How long to leave a car running to charge battery?

How long to leave a car running to charge battery?

To charge a battery, it is recommended that you run your car for 20 minutes and then let it cool down.

running the motor acts as a giant alternator, producing current to replenish the energy used during start-up. the alternator has an internal regulator system which will produce just enough power to replace what was used up–normally around 13.5 volts with no accessory load on the engine. running your car at idle may damage its catalytic converter because of incomplete combustion at low rpm's where the engine does not produce enough oxygen for complete burning of fuel. you should never leave your car running unattended so use caution!

Do car batteries charge while idling?

It depends on the temperature of the engine.

the sensor that detects whether or not a car battery is fully charged is also sensitive to temperature. if your battery voltage doesn't appear to be charging while the engine's running, it could be that this sensor may need thermal recalibration as a result of either overheating during prolonged idling or extended periods void of use.

How long does it take to fully charge a car battery while idling?

If you're using a decent battery charger like the one pictured below, it takes about 15 minutes to charge up your car's 12-volt lead-acid battery (which is what most cars use).

The overnight trick that some people recommend isn't really necessary; it doesn't take much power for you to keep an alternator ticking on. what is important, though, if you want your car battery barely detectable on the next morning, is not kicking on the headlights and leaving them on all night. that can drain a batteries even while idle. a sleep mode with the dome light or limiting how many times you start and stop your engine will help preserve your battery life too.

How long do I need to run my car to charge the battery?

The battery will be charged after a certain amount of time has elapsed.
it takes about 3 hours if the ignition is on, or up to 18 hours if the engine was turned off.
charging can also take longer in cold weather because batteries work less efficiently in low temperatures. so an average person would need to run their car for about 18 hours before their battery is fully charged. charging a 12 volt 10 amp-hour battery from standby should take up an hour and a half worth of driving distance at highway speeds, 30% – 50% charge per hour for 12 volts between 10 and 100 amp-seconds capacity with constant charging, two full charge/discharge cycles per day (12 hrs.) or one cycle per day.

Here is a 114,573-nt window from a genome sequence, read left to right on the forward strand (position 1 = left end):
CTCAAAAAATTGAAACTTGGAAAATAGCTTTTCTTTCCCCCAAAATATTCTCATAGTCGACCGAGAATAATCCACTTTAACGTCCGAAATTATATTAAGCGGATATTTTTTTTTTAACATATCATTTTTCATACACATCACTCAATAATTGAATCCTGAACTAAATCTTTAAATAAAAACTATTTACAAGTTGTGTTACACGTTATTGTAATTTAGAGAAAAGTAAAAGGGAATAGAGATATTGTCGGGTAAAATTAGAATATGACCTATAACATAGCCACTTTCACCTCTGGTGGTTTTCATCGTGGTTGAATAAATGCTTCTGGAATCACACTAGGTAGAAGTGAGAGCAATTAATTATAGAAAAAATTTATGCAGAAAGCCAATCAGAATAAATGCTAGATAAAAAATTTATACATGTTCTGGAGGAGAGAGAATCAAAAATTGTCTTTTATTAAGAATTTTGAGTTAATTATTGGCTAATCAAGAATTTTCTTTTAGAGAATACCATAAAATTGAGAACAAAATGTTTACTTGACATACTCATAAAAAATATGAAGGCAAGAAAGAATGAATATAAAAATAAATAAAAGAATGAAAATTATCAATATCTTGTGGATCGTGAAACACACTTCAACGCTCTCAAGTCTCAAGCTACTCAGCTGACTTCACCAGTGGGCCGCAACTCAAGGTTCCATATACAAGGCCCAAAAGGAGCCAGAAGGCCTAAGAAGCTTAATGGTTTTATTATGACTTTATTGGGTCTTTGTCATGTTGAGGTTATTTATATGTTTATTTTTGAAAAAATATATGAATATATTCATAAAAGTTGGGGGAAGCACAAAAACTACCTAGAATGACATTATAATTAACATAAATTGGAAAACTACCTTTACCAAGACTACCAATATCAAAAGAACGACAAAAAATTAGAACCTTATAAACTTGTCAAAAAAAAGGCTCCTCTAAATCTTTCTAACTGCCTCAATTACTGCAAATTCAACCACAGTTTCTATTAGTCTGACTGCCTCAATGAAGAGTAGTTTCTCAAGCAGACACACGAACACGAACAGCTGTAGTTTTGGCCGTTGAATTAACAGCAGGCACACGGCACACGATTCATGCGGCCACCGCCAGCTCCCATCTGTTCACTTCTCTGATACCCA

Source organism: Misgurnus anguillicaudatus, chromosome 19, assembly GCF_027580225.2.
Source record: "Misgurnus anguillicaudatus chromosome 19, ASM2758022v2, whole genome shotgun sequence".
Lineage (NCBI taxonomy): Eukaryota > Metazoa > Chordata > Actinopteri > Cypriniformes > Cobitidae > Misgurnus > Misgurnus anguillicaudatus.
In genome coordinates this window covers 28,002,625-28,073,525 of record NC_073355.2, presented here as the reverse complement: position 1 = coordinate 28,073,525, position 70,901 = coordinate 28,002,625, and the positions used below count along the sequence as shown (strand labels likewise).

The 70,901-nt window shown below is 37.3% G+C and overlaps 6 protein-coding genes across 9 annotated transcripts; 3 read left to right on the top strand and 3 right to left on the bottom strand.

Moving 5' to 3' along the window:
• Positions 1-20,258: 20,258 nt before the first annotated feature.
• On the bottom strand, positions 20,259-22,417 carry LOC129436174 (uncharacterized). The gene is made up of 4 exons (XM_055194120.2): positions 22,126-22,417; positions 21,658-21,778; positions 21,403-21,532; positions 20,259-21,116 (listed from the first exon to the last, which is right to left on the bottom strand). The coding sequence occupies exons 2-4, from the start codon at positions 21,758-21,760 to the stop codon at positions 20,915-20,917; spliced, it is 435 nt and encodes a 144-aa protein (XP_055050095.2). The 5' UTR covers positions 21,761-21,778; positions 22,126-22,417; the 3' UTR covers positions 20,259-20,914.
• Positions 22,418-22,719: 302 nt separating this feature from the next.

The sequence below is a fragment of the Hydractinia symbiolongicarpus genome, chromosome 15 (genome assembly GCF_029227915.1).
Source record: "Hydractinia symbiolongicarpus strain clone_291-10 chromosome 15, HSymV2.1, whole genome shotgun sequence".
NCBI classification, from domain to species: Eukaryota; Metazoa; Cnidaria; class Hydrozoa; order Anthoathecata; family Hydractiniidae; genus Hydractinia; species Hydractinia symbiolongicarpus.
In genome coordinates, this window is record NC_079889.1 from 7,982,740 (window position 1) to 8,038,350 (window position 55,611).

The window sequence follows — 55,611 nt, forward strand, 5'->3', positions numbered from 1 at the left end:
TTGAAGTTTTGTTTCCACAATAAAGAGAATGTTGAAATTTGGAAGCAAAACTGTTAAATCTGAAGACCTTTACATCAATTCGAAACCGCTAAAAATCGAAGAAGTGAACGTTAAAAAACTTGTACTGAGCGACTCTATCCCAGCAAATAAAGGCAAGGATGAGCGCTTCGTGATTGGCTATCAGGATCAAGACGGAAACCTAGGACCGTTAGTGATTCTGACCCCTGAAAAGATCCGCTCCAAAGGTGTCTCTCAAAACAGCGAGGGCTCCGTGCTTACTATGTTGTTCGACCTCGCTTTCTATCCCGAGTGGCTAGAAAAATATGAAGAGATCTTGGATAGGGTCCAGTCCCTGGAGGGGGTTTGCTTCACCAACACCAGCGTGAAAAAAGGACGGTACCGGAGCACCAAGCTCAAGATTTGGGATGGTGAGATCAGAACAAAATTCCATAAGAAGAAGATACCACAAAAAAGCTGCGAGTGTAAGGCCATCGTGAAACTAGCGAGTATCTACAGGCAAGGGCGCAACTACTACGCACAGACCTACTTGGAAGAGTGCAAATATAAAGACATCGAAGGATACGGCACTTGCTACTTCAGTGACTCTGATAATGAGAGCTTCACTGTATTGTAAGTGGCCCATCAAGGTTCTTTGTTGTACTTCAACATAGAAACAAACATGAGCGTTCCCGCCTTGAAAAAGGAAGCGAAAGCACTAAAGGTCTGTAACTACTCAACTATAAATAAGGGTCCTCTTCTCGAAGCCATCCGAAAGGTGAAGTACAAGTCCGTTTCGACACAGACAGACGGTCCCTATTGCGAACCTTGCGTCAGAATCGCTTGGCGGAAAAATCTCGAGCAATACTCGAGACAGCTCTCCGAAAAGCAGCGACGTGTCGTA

Does revving the engine charge the battery?

The energy in a car battery is not stored in the electrical cables that link the battery to the starter. the starting memory in cars today prevents early transmission of starter current, which would damage sensitive computerized components. charging an automobile battery initiates when an alternator charges it.

Starters are mainly resistors which consume electric power without generating any voltage themselves. you have to have at least 12v or so before you can get 1000 amps from your engine crank-spark for example, so 12v left over doesn't go into charging your car's battery no matter how much torque is applied against the starter clutch plate by rotating crankshaft and flywheel assembly – unless you have a really powerful charging system that might provide some amps. even if starter is disabled, you still need at least 12v to engage the solenoid that releases the starter-clutch. To answer this question, it's necessary to know how the starter works. It is usually attached on the outside of the flywheel using 3 or 4 bolts. The starter motor is connected to the crankshaft by a long steel bar (called torque rod) and when you press the pedal to start the engine, you engage a gear shift and push the rod to rotate the crank and flywheel. When your engine starts (and there is spark to ignite the fuel) then the crankshaft rotates and engages a small gear that's attached on the starter-clutch plate. This frees the starter to spin and turn the flywheel and crankshaft and by this means gets your car started. Now, if you rev the starter-motor, by turning the flywheel or crankshaft fast enough (with no load) then you can create an electric spark inside the starter motor itself, which might start it.

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